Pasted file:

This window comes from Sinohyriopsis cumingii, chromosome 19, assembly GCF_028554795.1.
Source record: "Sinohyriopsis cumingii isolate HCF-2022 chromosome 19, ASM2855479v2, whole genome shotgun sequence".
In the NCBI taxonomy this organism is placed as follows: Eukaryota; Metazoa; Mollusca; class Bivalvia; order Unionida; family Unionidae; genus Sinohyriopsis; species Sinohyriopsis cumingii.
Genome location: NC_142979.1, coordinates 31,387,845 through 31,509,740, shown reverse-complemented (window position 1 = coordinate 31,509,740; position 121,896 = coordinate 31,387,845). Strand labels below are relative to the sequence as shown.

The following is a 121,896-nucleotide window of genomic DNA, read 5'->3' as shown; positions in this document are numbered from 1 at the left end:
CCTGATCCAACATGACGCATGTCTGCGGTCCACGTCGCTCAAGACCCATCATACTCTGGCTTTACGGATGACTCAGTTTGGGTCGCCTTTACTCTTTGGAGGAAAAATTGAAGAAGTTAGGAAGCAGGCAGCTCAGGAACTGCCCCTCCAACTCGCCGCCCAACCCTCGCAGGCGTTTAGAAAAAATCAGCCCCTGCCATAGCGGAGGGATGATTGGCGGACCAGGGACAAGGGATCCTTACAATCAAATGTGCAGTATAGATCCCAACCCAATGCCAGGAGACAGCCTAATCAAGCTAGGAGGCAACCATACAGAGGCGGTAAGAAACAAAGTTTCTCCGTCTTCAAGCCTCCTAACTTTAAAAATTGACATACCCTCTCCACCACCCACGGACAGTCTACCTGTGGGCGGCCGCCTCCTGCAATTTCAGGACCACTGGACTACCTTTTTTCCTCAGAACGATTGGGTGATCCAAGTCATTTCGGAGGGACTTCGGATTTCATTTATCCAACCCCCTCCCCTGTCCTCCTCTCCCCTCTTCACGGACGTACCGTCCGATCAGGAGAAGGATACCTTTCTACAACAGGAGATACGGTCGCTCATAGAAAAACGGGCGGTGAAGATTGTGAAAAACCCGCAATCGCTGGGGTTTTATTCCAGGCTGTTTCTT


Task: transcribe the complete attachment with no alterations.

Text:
This window comes from Sinohyriopsis cumingii, chromosome 19, assembly GCF_028554795.1.
Source record: "Sinohyriopsis cumingii isolate HCF-2022 chromosome 19, ASM2855479v2, whole genome shotgun sequence".
In the NCBI taxonomy this organism is placed as follows: Eukaryota; Metazoa; Mollusca; class Bivalvia; order Unionida; family Unionidae; genus Sinohyriopsis; species Sinohyriopsis cumingii.
Genome location: NC_142979.1, coordinates 31,387,845 through 31,509,740, shown reverse-complemented (window position 1 = coordinate 31,509,740; position 121,896 = coordinate 31,387,845). Strand labels below are relative to the sequence as shown.

The following is a 121,896-nucleotide window of genomic DNA, read 5'->3' as shown; positions in this document are numbered from 1 at the left end:
CCTGATCCAACATGACGCATGTCTGCGGTCCACGTCGCTCAAGACCCATCATACTCTGGCTTTACGGATGACTCAGTTTGGGTCGCCTTTACTCTTTGGAGGAAAAATTGAAGAAGTTAGGAAGCAGGCAGCTCAGGAACTGCCCCTCCAACTCGCCGCCCAACCCTCGCAGGCGTTTAGAAAAAATCAGCCCCTGCCATAGCGGAGGGATGATTGGCGGACCAGGGACAAGGGATCCTTACAATCAAATGTGCAGTATAGATCCCAACCCAATGCCAGGAGACAGCCTAATCAAGCTAGGAGGCAACCATACAGAGGCGGTAAGAAACAAAGTTTCTCCGTCTTCAAGCCTCCTAACTTTAAAAATTGACATACCCTCTCCACCACCCACGGACAGTCTACCTGTGGGCGGCCGCCTCCTGCAATTTCAGGACCACTGGACTACCTTTTTTCCTCAGAACGATTGGGTGATCCAAGTCATTTCGGAGGGACTTCGGATTTCATTTATCCAACCCCCTCCCCTGTCCTCCTCTCCCCTCTTCACGGACGTACCGTCCGATCAGGAGAAGGATACCTTTCTACAACAGGAGATACGGTCGCTCATAGAAAAACGGGCGGTGAAGATTGTGAAAAACCCGCAATCGCTGGGGTTTTATTCCAGGCTGTTTCTT